Abstract: A new catalytic method is described to access carbocation intermediates via the mesolytic cleavage of alkoxyamine radical cations. In this process, electron transfer between an excited state oxidant and a TEMPO‐derived alkoxyamine substrate gives rise to a radical cation with a remarkably weak C−O bond. Spontaneous scission results in the formation of the stable nitroxyl radical TEMPO. as well as a reactive carbocation intermediate that can be intercepted by a wide range of nucleophiles. Notably, this process occurs under neutral conditions and at comparatively mild potentials, enabling catalytic cation generation in the presence of both acid sensitive and easily oxidized nucleophilic partners.

https://onlinelibrary.wiley.com/doi/full/10.1002/anie.201604619

publication18_anie_201604619

Proton-Coupled Electron Transfer in Organic Synthesis: Fundamentals, Applications, and Opportunities

David C. Miller, Kyle T. Tarantino, Robert R. Knowles

Top. Curr. Chem. 2016, 374, 30. DOI: 10.1007/s41061-016-0030-6

Abstract: Proton-coupled electron transfers (PCETs) are unconventional redox pro-cesses in which both protons and electrons are exchanged, often in a concerted ele-mentary step. While PCET is now recognized to play a central a role in biological redoxcatalysis and inorganic energy conversion technologies, its applications in organicsynthesis are only beginning to be explored. In this chapter, we aim to highlight theorigins, development, and evolution of the PCET processes most relevant to applicationsin organic synthesis. Particular emphasis is given to the ability of PCET to serve as a non-classical mechanism for homolytic bond activation that is complimentary to more tra-ditional hydrogen atom transfer processes, enabling the direct generation of valuableorganic radical intermediates directly from their native functional group precursorsunder comparatively mild catalytic conditions. The synthetically advantageous featuresof PCET reactivity are described in detail, along with examples from the literaturedescribing the PCET activation of common organic functional groups.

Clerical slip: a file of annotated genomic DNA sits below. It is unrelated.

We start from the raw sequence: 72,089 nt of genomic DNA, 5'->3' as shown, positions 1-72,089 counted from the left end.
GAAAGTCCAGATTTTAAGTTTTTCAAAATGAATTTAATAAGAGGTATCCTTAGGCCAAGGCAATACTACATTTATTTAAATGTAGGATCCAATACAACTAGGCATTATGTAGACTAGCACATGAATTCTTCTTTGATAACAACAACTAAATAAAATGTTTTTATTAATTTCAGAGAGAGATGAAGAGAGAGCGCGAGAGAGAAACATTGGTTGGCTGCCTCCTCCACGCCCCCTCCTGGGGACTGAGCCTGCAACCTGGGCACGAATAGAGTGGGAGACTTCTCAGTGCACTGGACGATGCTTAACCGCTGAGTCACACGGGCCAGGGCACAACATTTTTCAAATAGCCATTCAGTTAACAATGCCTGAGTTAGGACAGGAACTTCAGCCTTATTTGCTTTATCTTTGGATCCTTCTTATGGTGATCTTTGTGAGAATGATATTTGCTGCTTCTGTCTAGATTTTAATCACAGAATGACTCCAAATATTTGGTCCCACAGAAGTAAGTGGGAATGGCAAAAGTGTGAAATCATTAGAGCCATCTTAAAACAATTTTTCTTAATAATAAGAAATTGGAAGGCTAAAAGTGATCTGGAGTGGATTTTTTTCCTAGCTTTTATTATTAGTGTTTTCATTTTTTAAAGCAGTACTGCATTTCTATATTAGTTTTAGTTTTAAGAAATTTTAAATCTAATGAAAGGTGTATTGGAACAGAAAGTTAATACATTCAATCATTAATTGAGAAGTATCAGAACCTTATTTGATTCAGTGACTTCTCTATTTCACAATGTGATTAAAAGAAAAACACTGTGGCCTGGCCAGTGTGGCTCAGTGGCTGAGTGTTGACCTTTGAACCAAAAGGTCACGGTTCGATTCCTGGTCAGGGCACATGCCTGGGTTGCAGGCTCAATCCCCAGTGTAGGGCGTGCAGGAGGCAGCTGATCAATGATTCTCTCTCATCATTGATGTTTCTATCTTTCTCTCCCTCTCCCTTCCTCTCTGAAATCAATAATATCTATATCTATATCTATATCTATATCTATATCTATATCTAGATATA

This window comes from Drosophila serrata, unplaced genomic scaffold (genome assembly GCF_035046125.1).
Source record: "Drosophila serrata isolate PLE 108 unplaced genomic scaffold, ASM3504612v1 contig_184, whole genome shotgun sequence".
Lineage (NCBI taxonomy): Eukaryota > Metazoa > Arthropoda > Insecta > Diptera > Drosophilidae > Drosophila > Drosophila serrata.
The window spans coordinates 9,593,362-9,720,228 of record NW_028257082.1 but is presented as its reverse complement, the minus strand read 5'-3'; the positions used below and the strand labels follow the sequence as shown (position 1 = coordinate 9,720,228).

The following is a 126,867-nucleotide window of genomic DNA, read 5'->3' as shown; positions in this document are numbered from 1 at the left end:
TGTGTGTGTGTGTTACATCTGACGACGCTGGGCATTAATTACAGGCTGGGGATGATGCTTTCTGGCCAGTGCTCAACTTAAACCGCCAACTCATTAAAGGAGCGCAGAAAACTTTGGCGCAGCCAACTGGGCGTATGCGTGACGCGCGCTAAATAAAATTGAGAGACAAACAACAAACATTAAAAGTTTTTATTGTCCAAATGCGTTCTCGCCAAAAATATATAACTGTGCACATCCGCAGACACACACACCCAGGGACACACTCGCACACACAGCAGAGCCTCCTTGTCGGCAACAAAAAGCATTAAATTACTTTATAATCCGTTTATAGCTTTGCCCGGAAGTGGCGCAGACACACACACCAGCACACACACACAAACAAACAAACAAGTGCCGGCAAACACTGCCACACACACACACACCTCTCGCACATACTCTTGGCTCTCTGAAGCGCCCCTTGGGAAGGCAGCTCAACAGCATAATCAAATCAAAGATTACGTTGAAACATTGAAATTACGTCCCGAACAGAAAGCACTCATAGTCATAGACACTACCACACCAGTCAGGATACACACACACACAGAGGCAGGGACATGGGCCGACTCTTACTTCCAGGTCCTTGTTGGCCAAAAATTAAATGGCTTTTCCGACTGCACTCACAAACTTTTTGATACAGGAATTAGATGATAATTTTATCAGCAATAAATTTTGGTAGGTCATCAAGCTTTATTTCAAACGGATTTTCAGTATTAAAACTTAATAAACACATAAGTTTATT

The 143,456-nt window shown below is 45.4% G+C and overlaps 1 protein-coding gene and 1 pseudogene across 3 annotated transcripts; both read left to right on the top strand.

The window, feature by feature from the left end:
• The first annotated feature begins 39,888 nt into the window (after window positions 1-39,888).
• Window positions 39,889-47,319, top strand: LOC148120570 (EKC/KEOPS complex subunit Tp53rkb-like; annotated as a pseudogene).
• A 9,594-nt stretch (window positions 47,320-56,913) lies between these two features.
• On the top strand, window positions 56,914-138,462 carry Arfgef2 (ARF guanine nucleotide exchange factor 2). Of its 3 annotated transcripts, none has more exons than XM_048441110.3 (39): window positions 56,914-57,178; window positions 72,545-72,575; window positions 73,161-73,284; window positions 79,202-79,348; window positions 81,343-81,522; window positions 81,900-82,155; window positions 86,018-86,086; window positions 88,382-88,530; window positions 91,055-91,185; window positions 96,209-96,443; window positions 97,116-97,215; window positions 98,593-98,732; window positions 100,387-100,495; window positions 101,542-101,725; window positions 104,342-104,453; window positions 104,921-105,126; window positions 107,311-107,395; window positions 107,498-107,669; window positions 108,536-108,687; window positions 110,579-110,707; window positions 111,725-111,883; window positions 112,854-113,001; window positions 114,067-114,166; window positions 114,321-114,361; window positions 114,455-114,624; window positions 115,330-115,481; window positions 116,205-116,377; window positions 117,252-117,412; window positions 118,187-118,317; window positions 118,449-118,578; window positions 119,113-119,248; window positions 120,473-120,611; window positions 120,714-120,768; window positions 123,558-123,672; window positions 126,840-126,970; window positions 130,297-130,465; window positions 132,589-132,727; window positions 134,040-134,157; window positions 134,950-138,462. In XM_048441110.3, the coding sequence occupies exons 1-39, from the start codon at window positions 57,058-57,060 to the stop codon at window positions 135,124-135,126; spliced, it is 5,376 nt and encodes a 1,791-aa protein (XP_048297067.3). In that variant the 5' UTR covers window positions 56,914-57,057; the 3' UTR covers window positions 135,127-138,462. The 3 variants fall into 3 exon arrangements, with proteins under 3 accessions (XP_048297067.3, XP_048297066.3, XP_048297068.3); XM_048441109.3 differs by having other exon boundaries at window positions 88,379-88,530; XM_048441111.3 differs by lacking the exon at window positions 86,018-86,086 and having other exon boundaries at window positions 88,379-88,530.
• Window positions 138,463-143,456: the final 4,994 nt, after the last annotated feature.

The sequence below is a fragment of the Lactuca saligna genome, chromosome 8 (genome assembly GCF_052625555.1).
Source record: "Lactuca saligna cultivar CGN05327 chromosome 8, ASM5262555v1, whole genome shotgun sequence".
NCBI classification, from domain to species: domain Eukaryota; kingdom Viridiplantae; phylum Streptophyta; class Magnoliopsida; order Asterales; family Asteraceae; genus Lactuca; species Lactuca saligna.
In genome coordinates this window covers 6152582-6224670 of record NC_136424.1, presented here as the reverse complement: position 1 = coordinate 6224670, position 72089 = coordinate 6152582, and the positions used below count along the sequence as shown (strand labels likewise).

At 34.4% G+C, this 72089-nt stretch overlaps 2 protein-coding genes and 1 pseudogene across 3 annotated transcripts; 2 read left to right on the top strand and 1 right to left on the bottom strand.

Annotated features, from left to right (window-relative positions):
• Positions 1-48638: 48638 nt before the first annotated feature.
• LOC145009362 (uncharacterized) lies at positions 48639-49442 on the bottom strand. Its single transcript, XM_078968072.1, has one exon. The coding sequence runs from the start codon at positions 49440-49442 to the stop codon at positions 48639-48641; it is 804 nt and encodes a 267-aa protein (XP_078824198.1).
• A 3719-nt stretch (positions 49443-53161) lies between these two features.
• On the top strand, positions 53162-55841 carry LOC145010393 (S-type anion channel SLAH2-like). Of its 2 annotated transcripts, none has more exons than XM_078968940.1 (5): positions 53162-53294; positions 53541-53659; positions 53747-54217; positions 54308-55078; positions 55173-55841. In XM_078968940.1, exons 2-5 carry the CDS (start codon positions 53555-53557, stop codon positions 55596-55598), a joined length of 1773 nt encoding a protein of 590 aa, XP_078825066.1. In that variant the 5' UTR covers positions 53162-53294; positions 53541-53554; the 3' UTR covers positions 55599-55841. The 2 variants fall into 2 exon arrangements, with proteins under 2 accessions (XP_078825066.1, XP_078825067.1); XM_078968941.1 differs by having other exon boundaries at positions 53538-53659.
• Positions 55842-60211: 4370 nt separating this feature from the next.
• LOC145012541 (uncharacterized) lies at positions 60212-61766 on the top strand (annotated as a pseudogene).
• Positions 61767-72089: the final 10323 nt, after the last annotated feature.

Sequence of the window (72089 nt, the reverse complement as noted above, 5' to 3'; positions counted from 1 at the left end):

https://www.readcube.com/articles/10.1007%2Fs41061-016-0030-6

publication17_s41061-016-0030-6

Catalytic C–N Bond-Forming Reactions Enabled by Proton-Coupled Electron Transfer Activation of Amide N–H Bonds

Lucas Q. Nguyen, Robert R. Knowles

ACS Catal. 2016, 6, 2894–2903. DOI: 10.1021/acscatal.6b00486